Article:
A Chinese government policy paper has claimed that the Turkic-speaking Uyghur ethnic group, whose homeland is in northwest China’s Xinjiang Uyghur Autonomous Region (XUAR), has no Turkic ancestry, a move critics said was a further bid by the ruling Chinese Communist Party to erase Uyghur culture and identity.

The report, released by the State Council Information Office on Sunday, also made the claims that Islam isn’t an “indigenous” belief system of the Uyghur people, that the XUAR has long been inseparable from China, and that minority cultures have “developed in the embrace of the Chinese civilization.”

“Since the modern times, some Pan-Turkism advocates with ulterior motives have described all peoples of the Turkic language family as ‘the Turks’ using the untenable argument that the Turkic-speaking tribe integrated with the ancestors of the Turkish people after migrating westward,” the report said.

“A language family and an ethnic group are two essentially different concepts. In China, ethnic groups speaking Turkic languages include the Uyghurs, Kazaks, Kirgiz, Uzbeks, Tatars, Yugurs, and Salars, each with its own history and unique culture. These peoples cannot be referred to as ‘Turks.’”

The report suggested that conversion to Islam by Uyghurs “was not a voluntary choice made by the common people, but a result of religious wars and imposition by the ruling class,” although the government under the People’s Republic of China now protects “the Muslims’ right to their beliefs.”

In an article on Sunday, the official Global Times newspaper welcomed the report, saying it would help people to “distinguish between right and wrong,” while forcing “malicious agitators [to] zip their lip.”

Uyghur exiles, academics, and rights groups, however, dismissed what they deemed a revisionist history Beijing is using to justify a crackdown in the XUAR that has seen authorities detain up to 1.5 million Uyghurs and other Muslim minorities accused of harboring “strong religious views” and “politically incorrect” ideas in a network of internment camps since April 2017.

Though Beijing initially denied the existence of internment camps, China has tried to change the discussion, describing the facilities as “boarding schools” that provide vocational training for Uyghurs, discourage radicalization, and help protect the country from terrorism.

Reporting by RFA’s Uyghur Service and other media organizations, however, has shown that those in the camps are detained against their will and subjected to political indoctrination, routinely face rough treatment at the hands of their overseers, and endure poor diets and unhygienic conditions in the often overcrowded facilities.

The mass incarcerations are part of a broader set of policies in the region that include widespread security deployments, the regular surveillance of residents, and the political indoctrination and cultural assimilation of the Uyghur community.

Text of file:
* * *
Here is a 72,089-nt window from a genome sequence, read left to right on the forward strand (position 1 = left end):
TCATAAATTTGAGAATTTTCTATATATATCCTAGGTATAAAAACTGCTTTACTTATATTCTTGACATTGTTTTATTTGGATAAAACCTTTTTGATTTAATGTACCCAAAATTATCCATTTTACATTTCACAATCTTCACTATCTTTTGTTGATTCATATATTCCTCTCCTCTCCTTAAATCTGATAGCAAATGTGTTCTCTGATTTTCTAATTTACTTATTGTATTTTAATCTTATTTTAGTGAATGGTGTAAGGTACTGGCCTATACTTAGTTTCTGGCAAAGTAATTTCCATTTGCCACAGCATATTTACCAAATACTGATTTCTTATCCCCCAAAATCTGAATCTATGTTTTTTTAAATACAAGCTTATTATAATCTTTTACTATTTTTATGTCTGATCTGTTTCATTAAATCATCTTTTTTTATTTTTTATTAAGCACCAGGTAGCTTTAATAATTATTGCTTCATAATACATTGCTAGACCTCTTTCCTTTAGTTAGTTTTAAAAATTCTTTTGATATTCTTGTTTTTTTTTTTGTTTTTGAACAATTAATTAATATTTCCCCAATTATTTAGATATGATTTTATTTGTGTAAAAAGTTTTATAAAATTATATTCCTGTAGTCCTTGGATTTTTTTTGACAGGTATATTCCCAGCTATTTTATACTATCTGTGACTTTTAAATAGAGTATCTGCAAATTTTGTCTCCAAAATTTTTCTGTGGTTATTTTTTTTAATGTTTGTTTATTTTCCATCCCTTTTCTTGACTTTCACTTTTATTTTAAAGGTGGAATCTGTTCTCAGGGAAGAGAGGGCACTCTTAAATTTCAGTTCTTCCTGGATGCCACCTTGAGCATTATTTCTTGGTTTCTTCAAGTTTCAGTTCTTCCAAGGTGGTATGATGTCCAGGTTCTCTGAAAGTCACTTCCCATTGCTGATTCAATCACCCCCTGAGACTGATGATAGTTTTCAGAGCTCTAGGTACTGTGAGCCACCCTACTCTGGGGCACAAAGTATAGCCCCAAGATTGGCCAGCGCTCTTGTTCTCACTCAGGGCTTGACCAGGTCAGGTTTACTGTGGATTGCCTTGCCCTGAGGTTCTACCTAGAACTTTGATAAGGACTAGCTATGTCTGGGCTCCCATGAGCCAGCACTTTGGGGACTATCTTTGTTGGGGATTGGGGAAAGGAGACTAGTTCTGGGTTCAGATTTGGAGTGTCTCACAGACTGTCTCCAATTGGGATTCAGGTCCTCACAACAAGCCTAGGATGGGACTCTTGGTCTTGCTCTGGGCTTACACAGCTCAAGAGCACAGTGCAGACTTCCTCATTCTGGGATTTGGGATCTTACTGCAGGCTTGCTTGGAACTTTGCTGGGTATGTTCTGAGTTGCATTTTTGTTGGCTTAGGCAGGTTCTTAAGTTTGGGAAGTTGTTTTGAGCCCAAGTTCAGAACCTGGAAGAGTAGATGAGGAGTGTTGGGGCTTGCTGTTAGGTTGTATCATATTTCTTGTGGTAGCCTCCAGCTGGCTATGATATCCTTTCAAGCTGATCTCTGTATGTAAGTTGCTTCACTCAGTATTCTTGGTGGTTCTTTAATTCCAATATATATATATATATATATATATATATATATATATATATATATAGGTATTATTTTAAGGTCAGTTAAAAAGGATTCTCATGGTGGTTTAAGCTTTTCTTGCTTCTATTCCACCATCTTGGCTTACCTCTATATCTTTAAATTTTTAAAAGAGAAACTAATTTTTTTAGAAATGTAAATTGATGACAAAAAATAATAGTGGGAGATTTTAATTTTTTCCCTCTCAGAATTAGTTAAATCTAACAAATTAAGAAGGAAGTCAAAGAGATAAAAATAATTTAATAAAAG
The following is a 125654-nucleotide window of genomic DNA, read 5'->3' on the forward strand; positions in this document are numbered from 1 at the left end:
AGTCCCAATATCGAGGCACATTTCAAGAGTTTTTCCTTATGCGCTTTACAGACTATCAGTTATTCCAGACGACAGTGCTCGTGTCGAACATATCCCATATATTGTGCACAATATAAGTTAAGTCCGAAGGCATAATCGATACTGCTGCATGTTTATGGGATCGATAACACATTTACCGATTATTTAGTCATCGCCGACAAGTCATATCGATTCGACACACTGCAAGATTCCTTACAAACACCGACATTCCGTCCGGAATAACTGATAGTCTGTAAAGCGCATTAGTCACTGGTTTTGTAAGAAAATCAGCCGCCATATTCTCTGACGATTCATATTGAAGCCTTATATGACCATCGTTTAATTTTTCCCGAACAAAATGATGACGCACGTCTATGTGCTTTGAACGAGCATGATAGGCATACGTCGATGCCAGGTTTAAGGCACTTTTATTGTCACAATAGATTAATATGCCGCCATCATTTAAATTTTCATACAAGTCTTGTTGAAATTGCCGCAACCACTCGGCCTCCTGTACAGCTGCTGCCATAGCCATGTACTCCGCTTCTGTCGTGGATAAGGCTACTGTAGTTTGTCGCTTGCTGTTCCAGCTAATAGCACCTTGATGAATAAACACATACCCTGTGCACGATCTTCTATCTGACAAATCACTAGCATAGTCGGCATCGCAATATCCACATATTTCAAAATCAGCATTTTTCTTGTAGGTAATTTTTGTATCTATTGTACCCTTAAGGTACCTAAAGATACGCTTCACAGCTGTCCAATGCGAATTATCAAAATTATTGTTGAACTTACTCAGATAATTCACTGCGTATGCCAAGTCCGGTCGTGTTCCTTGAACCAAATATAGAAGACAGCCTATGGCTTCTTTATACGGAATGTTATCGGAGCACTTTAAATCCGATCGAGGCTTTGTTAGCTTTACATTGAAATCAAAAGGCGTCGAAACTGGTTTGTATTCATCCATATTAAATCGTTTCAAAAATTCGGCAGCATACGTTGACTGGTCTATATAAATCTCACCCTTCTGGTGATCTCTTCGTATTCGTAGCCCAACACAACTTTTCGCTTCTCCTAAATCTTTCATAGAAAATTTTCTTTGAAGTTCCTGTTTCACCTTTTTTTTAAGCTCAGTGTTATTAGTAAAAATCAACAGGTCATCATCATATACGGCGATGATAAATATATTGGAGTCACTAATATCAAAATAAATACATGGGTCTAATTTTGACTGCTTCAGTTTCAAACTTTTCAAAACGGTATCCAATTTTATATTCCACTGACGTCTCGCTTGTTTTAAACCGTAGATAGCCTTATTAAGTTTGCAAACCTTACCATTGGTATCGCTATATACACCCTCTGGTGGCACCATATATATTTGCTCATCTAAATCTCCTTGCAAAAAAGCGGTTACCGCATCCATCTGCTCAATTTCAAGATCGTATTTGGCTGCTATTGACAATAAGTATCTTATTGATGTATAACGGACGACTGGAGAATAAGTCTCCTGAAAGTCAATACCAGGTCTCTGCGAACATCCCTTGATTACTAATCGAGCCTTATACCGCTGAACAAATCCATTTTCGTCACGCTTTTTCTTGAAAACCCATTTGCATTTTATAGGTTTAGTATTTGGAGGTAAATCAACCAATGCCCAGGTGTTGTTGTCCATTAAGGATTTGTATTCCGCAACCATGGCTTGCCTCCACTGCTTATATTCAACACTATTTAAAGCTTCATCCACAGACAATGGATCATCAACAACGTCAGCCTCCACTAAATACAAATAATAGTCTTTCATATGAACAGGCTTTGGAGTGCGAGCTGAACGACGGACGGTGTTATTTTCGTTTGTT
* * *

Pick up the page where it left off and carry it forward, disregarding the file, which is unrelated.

“The purpose of Beijing’s white paper is to deny the history and culture of the Uyghurs, to use lies to weave a so-called historical basis for its rule, and to cover up its colonial-style political, economic, and cultural policies in Xinjiang,” Dilshat Rashit, spokesman for the exile World Uyghur Congress (WUC), told RFA.

“China is becoming more and more concerned at Uyghur resistance and anger, because they fear losing control over Xinjiang,” he said.


RFA: Foreign Journalists Endure Formidable Obstacles, Risks to Report on China’s Policies in Xinjiang

Foreign journalists endure monitoring by plainclothes security, Potemkin tours of state-run facilities, a clampdown on the flow of information, and a formidable propaganda machine to report on China’s policies in the Xinjiang Uyghur Autonomous Region (XUAR), according to one member of the media who recently traveled there.

Isobel Yeung, a correspondent for Vice News, visited the XUAR capital of Urumqi and city of Kashgar (in Chinese, Kashi) in January, and returned to the region to visit Hotan (Hetian) city in May, to investigate reports that authorities have detained up to 1.5 million Uyghurs and other Muslim minorities accused of harboring “strong religious views” and “politically incorrect” ideas in a network of internment camps since April 2017.

Yeung and a colleague traveled to the XUAR both times as tourists running “a travel blog” as part of a bid to learn what they could about the camps and accompanying “kindergartens,” where Uyghur children are placed when their parents are detained, as well as to capture footage of the government’s substantial security apparatus and speak with residents about what life is like in the region amid increased restrictions.

The result of their investigation was compiled into a 32-minute video released in late June as an episode of the HBO series Vice News Tonight and posted on YouTube, where it has been viewed more than 1.6 million times.

“We decided to go in as tourists, undercover essentially, because it’s been really difficult for journalists to report on the area, because journalists have been followed wherever they go,” Yeung told RFA in an interview, adding that when reporters are permitted to cover the camps they are presented with a “dog and pony show” to promote the government’s claims that they are “boarding schools” that provide vocational training for Uyghurs, discourage radicalization and help protect the country from terrorism.